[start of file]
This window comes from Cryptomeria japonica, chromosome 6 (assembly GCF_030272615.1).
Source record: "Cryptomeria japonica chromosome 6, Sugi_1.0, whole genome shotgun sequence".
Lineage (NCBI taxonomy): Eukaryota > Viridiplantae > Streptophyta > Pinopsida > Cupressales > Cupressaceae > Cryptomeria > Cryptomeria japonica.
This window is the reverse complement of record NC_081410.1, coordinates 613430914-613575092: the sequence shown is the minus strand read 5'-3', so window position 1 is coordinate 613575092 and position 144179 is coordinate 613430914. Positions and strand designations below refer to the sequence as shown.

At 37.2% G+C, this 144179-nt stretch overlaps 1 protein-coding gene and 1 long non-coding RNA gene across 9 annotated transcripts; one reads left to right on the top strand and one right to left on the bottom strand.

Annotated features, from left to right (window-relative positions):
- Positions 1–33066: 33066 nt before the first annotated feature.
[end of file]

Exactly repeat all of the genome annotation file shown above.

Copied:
This window comes from Cryptomeria japonica, chromosome 6 (assembly GCF_030272615.1).
Source record: "Cryptomeria japonica chromosome 6, Sugi_1.0, whole genome shotgun sequence".
Lineage (NCBI taxonomy): Eukaryota > Viridiplantae > Streptophyta > Pinopsida > Cupressales > Cupressaceae > Cryptomeria > Cryptomeria japonica.
This window is the reverse complement of record NC_081410.1, coordinates 613430914-613575092: the sequence shown is the minus strand read 5'-3', so window position 1 is coordinate 613575092 and position 144179 is coordinate 613430914. Positions and strand designations below refer to the sequence as shown.

At 37.2% G+C, this 144179-nt stretch overlaps 1 protein-coding gene and 1 long non-coding RNA gene across 9 annotated transcripts; one reads left to right on the top strand and one right to left on the bottom strand.

Annotated features, from left to right (window-relative positions):
- Positions 1–33066: 33066 nt before the first annotated feature.